A ballot to change the name of the Women’s Center will go live on their website from Feb. 22 until March 4.
“We’ve been thinking about it for several years,” said Jen Smith, the current director of the Women’s Center. “We just felt like it was a time to think about how we can revise our name so that it more accurately encapsulates the work that we do.”
The ballot will include a few names the Women’s Center has come up with, including “The Gender Equity Center,” “The Gender Justice Center,” “The Center for Women and Gender Equity” and “The Center for Gender, Sexuality and Justice.” Voters will also have the option to write in any suggestions, an option that Smith said could reveal interesting options to consider.
“We wanted to move away from something that was strictly identity-based, to something that was more mission-focused and concept-focused, so that people could find themselves in the work that we do,” Smith said.
The Women’s Center’s mission is to “empower women and their allies to become advocates for gender equity and social justice.” Even though their mission statement has the word “women” in it, the Women’s Center wants the name change to more clearly communicate the gender equity and social justice part.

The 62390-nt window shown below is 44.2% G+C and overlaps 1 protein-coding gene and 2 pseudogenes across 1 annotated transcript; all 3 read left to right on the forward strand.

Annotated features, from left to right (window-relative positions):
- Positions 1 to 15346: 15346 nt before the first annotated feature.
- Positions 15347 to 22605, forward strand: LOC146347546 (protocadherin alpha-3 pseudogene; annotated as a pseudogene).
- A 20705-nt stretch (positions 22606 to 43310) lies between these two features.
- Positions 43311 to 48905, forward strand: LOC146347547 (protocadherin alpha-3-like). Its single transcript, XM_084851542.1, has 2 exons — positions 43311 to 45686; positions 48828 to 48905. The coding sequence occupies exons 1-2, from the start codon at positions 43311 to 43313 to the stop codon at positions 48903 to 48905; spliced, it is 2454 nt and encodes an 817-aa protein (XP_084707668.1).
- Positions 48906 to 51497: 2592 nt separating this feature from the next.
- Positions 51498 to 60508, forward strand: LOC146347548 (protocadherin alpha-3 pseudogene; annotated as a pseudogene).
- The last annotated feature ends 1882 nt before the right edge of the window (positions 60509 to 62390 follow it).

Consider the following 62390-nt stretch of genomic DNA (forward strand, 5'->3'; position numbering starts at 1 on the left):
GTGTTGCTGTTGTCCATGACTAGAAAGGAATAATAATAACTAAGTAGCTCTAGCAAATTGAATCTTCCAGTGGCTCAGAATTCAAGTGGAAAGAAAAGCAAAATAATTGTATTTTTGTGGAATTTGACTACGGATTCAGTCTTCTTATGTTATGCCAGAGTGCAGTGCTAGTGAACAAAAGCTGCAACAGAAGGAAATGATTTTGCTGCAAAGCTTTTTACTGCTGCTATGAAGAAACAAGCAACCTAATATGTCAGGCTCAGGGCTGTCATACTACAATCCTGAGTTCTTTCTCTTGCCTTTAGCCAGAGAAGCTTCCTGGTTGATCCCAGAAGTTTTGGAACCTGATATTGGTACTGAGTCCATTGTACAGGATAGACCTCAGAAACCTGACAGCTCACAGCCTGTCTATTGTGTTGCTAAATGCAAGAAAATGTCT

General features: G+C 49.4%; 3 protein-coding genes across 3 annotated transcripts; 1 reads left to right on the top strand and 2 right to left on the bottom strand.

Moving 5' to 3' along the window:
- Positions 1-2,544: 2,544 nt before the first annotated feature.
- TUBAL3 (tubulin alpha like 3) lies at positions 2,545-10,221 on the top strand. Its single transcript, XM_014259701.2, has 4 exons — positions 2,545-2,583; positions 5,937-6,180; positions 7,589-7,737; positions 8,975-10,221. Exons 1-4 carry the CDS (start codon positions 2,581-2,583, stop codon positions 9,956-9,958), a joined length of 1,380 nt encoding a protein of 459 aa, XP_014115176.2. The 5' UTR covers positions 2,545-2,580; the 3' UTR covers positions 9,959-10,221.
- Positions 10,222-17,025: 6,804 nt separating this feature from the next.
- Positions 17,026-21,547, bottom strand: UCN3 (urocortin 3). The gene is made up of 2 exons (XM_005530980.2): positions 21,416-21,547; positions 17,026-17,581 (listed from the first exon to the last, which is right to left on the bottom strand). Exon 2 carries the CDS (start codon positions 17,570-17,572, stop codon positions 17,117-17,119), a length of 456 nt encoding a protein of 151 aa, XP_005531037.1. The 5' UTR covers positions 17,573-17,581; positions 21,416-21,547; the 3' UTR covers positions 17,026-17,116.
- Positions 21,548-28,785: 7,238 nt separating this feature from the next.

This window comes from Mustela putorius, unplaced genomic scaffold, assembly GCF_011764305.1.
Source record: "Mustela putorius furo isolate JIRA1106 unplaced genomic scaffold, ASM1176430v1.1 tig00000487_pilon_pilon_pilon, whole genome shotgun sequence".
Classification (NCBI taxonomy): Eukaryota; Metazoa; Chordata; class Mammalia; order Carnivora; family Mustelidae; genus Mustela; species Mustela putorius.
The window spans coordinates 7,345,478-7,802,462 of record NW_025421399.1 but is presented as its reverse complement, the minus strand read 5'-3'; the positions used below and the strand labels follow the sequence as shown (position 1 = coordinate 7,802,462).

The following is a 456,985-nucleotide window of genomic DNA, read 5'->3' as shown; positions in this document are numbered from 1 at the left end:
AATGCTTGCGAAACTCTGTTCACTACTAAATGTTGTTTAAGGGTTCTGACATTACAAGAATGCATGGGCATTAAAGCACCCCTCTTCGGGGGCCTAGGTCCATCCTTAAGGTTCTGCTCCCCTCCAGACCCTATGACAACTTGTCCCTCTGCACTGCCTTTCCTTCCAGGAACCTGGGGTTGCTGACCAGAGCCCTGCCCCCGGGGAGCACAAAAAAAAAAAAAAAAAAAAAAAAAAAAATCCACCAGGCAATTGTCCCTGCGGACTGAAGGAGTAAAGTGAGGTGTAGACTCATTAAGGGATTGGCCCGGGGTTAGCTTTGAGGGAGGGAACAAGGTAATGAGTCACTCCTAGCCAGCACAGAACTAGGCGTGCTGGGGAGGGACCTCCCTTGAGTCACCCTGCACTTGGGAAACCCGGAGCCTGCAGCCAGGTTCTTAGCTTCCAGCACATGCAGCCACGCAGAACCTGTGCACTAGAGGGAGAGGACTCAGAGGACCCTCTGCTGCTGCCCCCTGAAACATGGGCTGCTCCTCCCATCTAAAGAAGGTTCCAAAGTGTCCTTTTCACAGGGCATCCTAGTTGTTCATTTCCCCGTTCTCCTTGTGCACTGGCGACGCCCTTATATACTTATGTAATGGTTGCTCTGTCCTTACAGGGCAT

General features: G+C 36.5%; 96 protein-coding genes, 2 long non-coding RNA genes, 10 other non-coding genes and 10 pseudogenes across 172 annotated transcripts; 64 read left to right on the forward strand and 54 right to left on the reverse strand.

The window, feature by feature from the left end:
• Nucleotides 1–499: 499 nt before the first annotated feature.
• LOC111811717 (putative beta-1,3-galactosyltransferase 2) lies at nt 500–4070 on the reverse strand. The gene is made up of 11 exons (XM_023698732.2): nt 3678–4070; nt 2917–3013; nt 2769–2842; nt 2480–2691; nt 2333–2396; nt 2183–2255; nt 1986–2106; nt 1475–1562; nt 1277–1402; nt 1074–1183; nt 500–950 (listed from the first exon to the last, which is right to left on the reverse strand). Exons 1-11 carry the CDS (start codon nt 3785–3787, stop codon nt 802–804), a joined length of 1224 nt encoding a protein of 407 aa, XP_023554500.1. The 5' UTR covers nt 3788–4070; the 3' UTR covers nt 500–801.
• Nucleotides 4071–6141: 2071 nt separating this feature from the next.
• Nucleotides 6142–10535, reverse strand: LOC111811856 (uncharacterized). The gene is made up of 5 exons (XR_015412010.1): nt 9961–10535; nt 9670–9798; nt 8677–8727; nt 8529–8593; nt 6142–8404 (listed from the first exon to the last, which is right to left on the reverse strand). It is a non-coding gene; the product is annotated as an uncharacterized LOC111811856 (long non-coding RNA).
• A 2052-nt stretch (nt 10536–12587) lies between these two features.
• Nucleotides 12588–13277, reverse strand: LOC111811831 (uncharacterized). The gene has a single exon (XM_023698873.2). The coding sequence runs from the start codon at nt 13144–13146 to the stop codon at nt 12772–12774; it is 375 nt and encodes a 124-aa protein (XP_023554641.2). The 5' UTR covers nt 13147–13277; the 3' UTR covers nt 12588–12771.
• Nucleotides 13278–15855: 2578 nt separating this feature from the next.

“We have found (and this isn’t unique to [PLU’s] Women’s center) that if people don’t automatically resonate with the category of ‘woman,’ then they don’t see themselves here,” Smith said. “While we would love for people to see themselves in gender equity work even if we’re named the Women’s Center, we wanted something that more people could see themselves being involved in immediately.”
“Unfortunately, it creates a hurdle for some people to be involved in the work,” she said. “We want to be in a position that we can more readily engage them.”
Smith hopes that the name change will draw more people to engage with the Women’s Center in the events and programs it runs, like “The Monologues,” an annual reimagining of Eve Enslers’ “The Vagina Monologues.”
Smith hopes the Women’s Center can take more of a leadership role on issues of intersectionality at PLU.
“I think for us, [intersectionality] is looking at gender through the matrix of other identities, thinking about how race impacts gender, or class, or sexuality, or ability, or nationality […] we look at all of these things with gender as an anchor,” Smith said.
Currently, the Women’s Center engages mostly with students who strongly identify as feminist. The hope is, though, that with the name change comes a new wave of students are interested in feminism not as a “women’s rights” issue and as an issue of human rights and social justice.
“We’re hoping to bring more people into the conversation that have social justice as a foundational frame and not solely feminism,” Smith said.
The voting will be live on the Women’s Center website from Feb. 22 through Mar. 4. The new name will be announced on March 17, at the Annual Celebration for Inspirational Women.